Immediately after LeBron James committed to the Cleveland Cavaliers, the storylines were about a return home and a making up with Cavs owner Dan Gilbert. But on the surface, this is about James joining a team he believes in.
First-year general manager David Griffin and first-year head coach David Blatt will have their challenges in developing a plan that fits this bunch. According to Nate Silver of FiveThirtyEight, adding James to the Cavaliers projects for a 52-win team next season, a great improvement from last season but nothing that reads title contender.
Still, a core that includes Kyrie Irving and Andrew Wiggins sold itself to James, and a team that includes four No. 1 overall picks and six top-5 picks could be very good with a little internal growth and the right roster tweaks.
PG: Kyrie Irving
SG: Andrew Wiggins (1st-round pick), Dion Waiters, Matthew Dellavedova (non-guaranteed), Joe Harris (2nd-round pick)
SF: LeBron James, Anthony Bennett, Carrick Felix
PF: Tristan Thompson, Dwight Powell (2nd-round pick)**
C: Anderson Varejao, Brendan Haywood**
King of Cleveland
The right offensive mix
Blatt will have time to study how Miami coach Erik Spoelstra utilized the best player on the planet, but James likely won't operate the same way with the Cavs. The roster, as is, has Irving and James acting as the playmakers with the shooters around them searching for easy buckets.
Irving will get his share of ball-handling duties off pick-and-rolls, especially.
James might have the luxury of standing in the corners or on the wings, taking advantage of penetration from Irving, Wiggins and Waiters. This means two things: 1) James will have opens looks and 2) he will create a lot more havoc with the second pass, allowing Cleveland's other scorers to break loose. Imagine Irving kicking it to James hanging on the weakside, then James swinging the ball against the grain of a shifting defense, or driving past a scrambling defender to find another shooter.
Both Waiters and Matthew Dellavedova shot 37 percent from three-point range last season, and Irving is a career 38 percent three-point shooter (though he's best off the pick-and-roll, according to Synergy Sports). Harris, a second-round pick, hit 40 percent or better in three of his four collegiate seasons at Virginia, and fellow second-round pick Dwight Powell can also stretch the floor at power forward.
What about the defensive end?
The biggest hole for the Cavaliers is on the defensive end, and like James' last few Miami teams, the issue is in the paint. Haywood was out all of last year and is viewed as a cap asset -- he is being paid just $2.2 million this year but has a non-guaranteed $10.5 million owed next season, which could either be released or used to acquire a significant rotation player. Although Thompson is a double-double threat, he's a below-average shotblocker and a limited offensive player.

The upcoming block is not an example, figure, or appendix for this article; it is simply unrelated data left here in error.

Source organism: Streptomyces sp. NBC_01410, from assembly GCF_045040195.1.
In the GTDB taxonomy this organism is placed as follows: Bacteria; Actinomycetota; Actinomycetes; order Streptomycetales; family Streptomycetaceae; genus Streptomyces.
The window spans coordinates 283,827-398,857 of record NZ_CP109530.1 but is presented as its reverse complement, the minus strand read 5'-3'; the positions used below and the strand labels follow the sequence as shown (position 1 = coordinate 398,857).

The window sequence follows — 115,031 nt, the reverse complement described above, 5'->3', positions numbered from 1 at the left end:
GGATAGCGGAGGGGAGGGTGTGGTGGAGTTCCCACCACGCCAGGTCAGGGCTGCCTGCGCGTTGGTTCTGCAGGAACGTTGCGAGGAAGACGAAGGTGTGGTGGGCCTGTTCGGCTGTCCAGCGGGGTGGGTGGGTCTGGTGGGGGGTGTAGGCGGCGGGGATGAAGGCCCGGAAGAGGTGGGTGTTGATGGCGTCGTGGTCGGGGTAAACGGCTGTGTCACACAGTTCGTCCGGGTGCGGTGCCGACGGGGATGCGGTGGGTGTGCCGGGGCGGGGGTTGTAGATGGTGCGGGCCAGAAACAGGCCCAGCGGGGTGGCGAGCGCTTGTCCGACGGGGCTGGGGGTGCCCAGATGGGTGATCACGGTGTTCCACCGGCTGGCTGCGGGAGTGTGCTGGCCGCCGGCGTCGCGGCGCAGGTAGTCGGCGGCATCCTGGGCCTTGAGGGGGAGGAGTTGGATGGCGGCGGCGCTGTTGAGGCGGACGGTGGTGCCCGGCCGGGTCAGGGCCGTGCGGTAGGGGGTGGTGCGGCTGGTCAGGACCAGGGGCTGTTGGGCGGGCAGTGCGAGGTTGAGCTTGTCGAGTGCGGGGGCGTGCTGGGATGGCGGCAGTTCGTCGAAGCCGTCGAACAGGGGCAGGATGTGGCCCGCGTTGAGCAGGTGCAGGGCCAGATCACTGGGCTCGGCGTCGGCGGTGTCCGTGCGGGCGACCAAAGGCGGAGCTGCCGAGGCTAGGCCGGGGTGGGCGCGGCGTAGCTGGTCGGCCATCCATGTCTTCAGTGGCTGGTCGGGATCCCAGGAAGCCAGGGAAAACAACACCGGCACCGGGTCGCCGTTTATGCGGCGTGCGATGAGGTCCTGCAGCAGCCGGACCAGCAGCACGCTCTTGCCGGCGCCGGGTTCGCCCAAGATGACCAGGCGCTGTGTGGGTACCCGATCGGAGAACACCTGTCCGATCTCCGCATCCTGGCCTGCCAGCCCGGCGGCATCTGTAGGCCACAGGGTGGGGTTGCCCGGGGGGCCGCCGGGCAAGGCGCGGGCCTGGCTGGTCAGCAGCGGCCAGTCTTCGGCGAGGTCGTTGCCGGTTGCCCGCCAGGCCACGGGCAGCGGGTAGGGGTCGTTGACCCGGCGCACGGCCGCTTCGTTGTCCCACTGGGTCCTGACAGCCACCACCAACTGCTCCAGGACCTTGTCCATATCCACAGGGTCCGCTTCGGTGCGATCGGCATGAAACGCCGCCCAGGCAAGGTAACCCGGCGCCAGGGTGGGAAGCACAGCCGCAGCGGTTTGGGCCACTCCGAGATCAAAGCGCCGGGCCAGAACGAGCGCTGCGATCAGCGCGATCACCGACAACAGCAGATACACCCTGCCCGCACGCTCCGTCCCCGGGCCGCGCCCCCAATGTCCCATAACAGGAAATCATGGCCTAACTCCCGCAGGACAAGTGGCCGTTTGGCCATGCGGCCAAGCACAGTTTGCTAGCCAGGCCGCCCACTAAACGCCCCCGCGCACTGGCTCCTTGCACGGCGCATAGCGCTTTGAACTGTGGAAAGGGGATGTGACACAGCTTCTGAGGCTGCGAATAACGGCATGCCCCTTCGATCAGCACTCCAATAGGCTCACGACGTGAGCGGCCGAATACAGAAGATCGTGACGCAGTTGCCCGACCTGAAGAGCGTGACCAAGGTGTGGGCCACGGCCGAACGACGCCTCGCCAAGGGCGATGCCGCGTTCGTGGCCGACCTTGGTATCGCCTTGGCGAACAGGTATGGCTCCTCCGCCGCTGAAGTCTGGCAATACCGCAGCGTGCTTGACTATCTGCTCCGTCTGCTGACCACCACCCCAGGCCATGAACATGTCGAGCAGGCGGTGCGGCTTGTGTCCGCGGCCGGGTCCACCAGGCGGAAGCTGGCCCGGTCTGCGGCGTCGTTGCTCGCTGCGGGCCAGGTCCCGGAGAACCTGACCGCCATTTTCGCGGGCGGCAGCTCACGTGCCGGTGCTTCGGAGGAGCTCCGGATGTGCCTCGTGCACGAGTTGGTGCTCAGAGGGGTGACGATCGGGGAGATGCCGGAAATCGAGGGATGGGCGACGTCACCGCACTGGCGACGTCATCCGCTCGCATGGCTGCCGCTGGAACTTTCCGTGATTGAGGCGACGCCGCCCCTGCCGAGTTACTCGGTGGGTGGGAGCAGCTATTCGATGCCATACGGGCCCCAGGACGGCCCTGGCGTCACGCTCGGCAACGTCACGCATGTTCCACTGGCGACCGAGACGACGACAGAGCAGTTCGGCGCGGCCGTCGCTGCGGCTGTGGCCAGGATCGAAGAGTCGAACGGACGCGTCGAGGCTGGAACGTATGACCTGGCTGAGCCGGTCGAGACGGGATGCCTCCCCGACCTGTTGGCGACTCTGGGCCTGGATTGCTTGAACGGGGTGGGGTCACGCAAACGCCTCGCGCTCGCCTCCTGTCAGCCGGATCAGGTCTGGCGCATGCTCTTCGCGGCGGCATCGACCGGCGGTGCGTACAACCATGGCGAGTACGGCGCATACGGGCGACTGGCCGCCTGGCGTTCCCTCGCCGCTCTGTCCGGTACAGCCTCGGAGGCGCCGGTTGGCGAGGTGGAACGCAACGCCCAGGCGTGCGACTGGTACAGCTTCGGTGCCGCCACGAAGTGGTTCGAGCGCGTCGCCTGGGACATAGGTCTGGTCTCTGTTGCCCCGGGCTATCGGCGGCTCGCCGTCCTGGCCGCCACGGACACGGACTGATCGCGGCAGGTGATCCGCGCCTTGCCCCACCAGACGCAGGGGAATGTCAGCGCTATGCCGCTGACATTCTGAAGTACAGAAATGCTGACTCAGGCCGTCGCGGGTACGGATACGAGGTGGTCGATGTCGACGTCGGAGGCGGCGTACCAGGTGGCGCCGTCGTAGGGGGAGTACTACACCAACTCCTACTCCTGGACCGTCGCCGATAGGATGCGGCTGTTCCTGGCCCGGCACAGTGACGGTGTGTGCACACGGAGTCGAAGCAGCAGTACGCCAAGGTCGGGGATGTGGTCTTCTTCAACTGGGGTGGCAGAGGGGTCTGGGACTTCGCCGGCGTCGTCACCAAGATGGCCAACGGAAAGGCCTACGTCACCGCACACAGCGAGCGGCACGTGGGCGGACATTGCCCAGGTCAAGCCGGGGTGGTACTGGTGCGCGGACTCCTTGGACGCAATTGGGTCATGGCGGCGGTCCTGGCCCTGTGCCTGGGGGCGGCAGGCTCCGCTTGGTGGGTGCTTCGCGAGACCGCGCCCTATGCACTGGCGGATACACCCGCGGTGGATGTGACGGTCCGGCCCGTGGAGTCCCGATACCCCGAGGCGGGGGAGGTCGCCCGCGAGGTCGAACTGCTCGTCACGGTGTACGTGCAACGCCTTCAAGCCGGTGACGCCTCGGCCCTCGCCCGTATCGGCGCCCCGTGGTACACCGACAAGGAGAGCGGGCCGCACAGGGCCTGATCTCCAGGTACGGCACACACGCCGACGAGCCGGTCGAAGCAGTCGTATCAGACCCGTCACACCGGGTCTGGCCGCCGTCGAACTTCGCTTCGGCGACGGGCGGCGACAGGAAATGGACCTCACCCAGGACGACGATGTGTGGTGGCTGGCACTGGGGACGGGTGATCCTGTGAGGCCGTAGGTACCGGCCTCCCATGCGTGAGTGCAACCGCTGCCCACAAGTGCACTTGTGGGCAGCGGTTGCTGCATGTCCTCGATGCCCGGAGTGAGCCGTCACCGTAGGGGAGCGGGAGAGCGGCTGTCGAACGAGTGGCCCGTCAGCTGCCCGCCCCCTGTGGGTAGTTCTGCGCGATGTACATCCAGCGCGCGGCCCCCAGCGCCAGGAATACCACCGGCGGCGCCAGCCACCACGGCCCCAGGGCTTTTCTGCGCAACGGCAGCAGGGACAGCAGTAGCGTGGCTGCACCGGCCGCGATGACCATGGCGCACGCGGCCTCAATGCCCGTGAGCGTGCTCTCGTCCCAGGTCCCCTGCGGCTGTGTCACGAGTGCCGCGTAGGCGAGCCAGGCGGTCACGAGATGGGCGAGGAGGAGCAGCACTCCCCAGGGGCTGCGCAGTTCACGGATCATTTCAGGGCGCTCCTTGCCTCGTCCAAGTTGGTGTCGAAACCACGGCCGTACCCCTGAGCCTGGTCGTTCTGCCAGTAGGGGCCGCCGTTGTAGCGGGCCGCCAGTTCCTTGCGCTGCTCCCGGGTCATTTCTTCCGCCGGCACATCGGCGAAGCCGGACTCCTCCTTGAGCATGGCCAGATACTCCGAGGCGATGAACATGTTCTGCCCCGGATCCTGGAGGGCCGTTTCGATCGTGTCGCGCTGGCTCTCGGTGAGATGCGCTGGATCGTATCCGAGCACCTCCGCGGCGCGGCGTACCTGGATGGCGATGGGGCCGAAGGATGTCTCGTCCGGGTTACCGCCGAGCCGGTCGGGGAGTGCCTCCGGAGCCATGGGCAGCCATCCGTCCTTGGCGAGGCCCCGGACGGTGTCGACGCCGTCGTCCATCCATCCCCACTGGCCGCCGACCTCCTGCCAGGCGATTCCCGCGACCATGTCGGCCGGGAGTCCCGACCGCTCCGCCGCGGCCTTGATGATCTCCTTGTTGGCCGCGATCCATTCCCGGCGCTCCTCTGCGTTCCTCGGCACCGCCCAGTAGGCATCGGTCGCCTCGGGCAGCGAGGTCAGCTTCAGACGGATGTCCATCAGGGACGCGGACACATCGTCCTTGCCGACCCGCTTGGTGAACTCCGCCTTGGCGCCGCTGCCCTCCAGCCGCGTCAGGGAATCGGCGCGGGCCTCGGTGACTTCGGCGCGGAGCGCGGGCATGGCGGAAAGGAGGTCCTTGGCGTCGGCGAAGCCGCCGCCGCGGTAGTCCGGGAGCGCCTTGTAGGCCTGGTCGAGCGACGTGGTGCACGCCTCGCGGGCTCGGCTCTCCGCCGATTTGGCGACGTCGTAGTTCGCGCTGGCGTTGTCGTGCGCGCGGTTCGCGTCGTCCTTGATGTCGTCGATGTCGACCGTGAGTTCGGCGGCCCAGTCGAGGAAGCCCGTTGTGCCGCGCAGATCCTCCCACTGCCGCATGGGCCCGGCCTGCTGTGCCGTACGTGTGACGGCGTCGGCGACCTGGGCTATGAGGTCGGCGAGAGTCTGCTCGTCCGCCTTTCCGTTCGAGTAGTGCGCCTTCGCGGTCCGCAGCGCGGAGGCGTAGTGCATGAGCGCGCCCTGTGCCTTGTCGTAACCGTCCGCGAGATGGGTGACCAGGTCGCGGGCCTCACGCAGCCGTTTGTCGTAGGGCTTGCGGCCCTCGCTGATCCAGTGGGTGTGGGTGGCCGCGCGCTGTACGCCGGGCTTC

Varejao is individually a fine defensive player, but the trick will be filling in the minutes around him. Health is an issue for him as well.
Cleveland will rely upon an athletic perimeter group of players to play aggressively with ball denial and strong hedges. The Heat succeeded in the last four years with a scrambling defense, and the younger Cavs could do the same with a little more length and a little more pop.
Wiggins' role -- maybe not this year as much -- will take the pressure off James on the defensive end. If the rookie focuses his energy there, he could take his time to organically grow into a bigger offensive threat as James and Irving carry the team.
What are the front office priorities?
The rumors of a Kevin Love deal add an asterisk to an analysis of this roster, because it'll definitely look different if the Cavs work out a deal with the Minnesota Timberwolves. Love would allow Cleveland enough space for Irving and James to attack off the bounce, but he'd also give them a low-post presence to play inside-out. How he and James would develop a rapport playing off one another would be fascinating. Silver projects Cleveland to become a 60-plus win team if Love were traded for Wiggins, Varejao and draft picks.
The more realistic options to fill out this roster include James' former teammates. Mike Miller, Ray Allen and James Jones could add shooting to the Cleveland roster, and all three have been linked to the team. ESPN's Brian Windhorst reports James has talked with Miller specifically about joining him with the Cavs.
Photo credit: USA TODAY Sports
The trick for Cleveland will be using its exceptions and veteran minimum contracts to add depth in the frontcourt. On the perimeter, standing mostly pat is fine for a team that wants to mature. James will help with that.
In his Sports Illustrated letter announcing his decision, James admitted this team isn't ready to win a title.
"In Northeast Ohio, nothing is given. Everything is earned. You work for what you have. I'm ready to accept the challenge. I'm coming home."